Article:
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Red bone marrow dose estimation using several internal dosimetry models for prospective dosimetry-oriented radioiodine therapy

  • Mohammad Abuqbeitah
  • Mustafa Demir
  • İffet Çavdar
  • Handan Tanyildizi
  • Nami Yeyin
  • Lebriz Uslu-Beşli
  • Levent Kabasakal
  • Nazenin İpek Işıkcı
  • Kerim Sönmezoğlu
Original Article

Abstract

The aim of the present study was to review the available models developed for calculating red bone marrow dose in radioiodine therapy using clinical data. The study includes 18 patients (12 females and six males) with metastatic differentiated thyroid cancer. Radioiodine tracer of 73 ± 16 MBq 131I was orally administered, followed by blood sampling (2 ml) and whole-body scans (WBSs) done at several time points (2, 6, 24, 48, 72, and ≥ 96 h). Red bone marrow dose was estimated using the OLINDA/EXM 1.0, IDAC-Dose 2.1, and EANM models, the models developed by Shen and co-workers, Keizer and co-workers and Siegel and co-workers, and Traino and co-workers, as well as the single measurement model (SMM). The results were then compared to the standard reference model Revised Sgouros Model (RSM) reported by Wessels and co-workers. The mean dose deviations of the Traino, Siegel, Shen, Keizer, OLINDA/EXM, EANM, SMM, and IDAC-Dose 2.1 models from the RSM were − 17%, − 24%, 6%, − 29%, − 15%, 40%, 48%, and − 8%, respectively. The statistical analysis demonstrated no significant difference between the results obtained with the RSM and with those obtained with the Shen, Traino, OLINDA/EXM, and IDAC-Dose 2.1 models (t test; pvalue > 0.05). However, a significant difference was found between RSM doses and those obtained with the EANM, SMM, and Keizer models (t test; pvalue < 0.05). The correlation between red marrow dose from the SMM and EANM models was modest (R2 = 0.65), while the crossfire dose calculated with the OLINDA/EXM and IDAC-Dose 2.1 models were in good agreement with each other and with the reference model. The findings obtained indicate that most of the dosimetry models can be used for a reliable dosimetry, and the calculated total body doses can be considered as a reliable non-invasive option for a conservative activity planning. In addition, the excellent performance of the IDAC-Dose 2.1 model will be of particular importance for a practical and accurate dosimetry, with the advantages of allowing for the use of realistic advanced phantoms and updated dose fractions, and of providing information about the blood dose contribution to the red bone marrow.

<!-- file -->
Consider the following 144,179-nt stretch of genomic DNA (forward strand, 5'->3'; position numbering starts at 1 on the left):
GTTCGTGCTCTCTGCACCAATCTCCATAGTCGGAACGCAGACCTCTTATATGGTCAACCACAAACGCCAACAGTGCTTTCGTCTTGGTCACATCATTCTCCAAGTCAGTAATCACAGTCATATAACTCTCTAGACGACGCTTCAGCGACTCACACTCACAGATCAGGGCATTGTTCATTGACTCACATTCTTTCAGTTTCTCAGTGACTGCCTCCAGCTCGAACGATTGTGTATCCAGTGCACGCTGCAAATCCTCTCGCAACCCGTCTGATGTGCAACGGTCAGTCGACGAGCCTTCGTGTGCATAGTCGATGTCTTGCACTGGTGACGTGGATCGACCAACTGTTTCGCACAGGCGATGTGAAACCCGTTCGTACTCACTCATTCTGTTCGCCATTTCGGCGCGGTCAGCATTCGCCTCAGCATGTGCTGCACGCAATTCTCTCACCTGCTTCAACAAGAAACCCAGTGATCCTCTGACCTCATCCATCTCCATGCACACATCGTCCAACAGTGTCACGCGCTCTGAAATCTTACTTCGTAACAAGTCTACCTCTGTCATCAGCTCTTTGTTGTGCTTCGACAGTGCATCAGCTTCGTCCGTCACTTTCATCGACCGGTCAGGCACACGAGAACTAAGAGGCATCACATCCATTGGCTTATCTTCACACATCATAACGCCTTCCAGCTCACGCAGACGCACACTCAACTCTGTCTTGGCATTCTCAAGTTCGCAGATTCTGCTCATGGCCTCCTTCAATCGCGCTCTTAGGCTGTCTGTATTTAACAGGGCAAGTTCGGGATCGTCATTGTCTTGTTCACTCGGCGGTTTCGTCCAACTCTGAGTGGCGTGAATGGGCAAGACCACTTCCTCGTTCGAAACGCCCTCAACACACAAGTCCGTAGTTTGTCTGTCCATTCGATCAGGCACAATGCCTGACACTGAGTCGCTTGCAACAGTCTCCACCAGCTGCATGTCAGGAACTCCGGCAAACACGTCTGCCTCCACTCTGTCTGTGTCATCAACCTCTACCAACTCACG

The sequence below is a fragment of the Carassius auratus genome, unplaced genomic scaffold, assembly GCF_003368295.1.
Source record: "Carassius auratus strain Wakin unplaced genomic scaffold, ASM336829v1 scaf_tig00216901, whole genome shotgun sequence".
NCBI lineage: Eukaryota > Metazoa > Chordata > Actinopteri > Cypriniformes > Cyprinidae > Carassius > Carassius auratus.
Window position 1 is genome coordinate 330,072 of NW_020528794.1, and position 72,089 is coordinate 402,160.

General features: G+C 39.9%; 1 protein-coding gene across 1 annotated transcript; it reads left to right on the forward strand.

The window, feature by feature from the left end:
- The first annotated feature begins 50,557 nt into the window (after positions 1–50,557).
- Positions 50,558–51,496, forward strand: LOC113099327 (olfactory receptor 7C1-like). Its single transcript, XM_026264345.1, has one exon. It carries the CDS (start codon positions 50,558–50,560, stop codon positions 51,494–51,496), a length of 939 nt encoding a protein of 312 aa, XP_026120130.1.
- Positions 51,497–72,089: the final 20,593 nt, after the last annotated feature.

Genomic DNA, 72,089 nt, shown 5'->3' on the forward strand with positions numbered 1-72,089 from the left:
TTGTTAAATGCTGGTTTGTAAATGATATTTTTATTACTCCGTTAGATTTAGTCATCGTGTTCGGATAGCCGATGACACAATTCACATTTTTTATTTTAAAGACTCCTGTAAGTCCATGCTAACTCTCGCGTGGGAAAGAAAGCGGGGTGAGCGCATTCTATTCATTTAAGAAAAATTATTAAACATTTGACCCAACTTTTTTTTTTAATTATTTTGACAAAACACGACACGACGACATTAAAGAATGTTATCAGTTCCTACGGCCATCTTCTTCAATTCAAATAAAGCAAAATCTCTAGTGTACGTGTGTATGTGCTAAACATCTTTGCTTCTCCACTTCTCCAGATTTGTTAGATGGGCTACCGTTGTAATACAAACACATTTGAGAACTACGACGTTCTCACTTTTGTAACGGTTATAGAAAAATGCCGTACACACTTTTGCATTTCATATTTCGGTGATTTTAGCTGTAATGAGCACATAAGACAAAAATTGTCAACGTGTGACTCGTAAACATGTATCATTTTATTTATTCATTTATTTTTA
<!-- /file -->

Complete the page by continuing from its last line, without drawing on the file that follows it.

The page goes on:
Keywords

Red marrow Dosimetry models Radioiodine therapy IDAC-Dose 2.1 

Notes

Acknowledgements

The authors would thank all the patients for their cooperation and patience.

Funding

This research did not receive any specific grant from any funding agency in the public, commercial, or not-for-profit sector.

Compliance with ethical standards

Conflict of interest

All authors declare that there is no conflict of interest that could be perceived as prejudicing the impartiality of the research reported.

Ethical approval

All procedures performed in the current study involving human participants were in accordance with the ethical standards of the institutional and/or national research committee and with the 1964 Helsinki declaration and its later amendments or comparable ethical standards. Istanbul University Cerrahpaşa Medical Faculty Clinical Research Ethics Committee approved this study (document number: 83045809/604/02-8877).

Informed consent

Informed consent was obtained from all the individual participants included in the study.

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Copyright information

© Springer-Verlag GmbH Germany, part of Springer Nature 2018

Authors and Affiliations

  • Mohammad Abuqbeitah
    • 1
  • Mustafa Demir
    • 1
  • İffet Çavdar
    • 2
  • Handan Tanyildizi
    • 2
    • 3
  • Nami Yeyin
    • 1
  • Lebriz Uslu-Beşli
    • 1
  • Levent Kabasakal
    • 1
  • Nazenin İpek Işıkcı
    • 4
  • Kerim Sönmezoğlu
    • 1
  1. 1.Cerrahpasa Faculty of Medicine, Department of Nuclear MedicineIstanbul UniversityIstanbulTurkey
  2. 2.Science Faculty, Department of Nuclear PhysicsIstanbul UniversityIstanbulTurkey
  3. 3.Vocational School of Health Services, Department of Medical Imaging TechniquesAltinbas UniversityIstanbulTurkey
  4. 4.Faculty of Engineering and Architecture, Department of Mechatronics EngineeringNisantasi UniversityIstanbulTurkey

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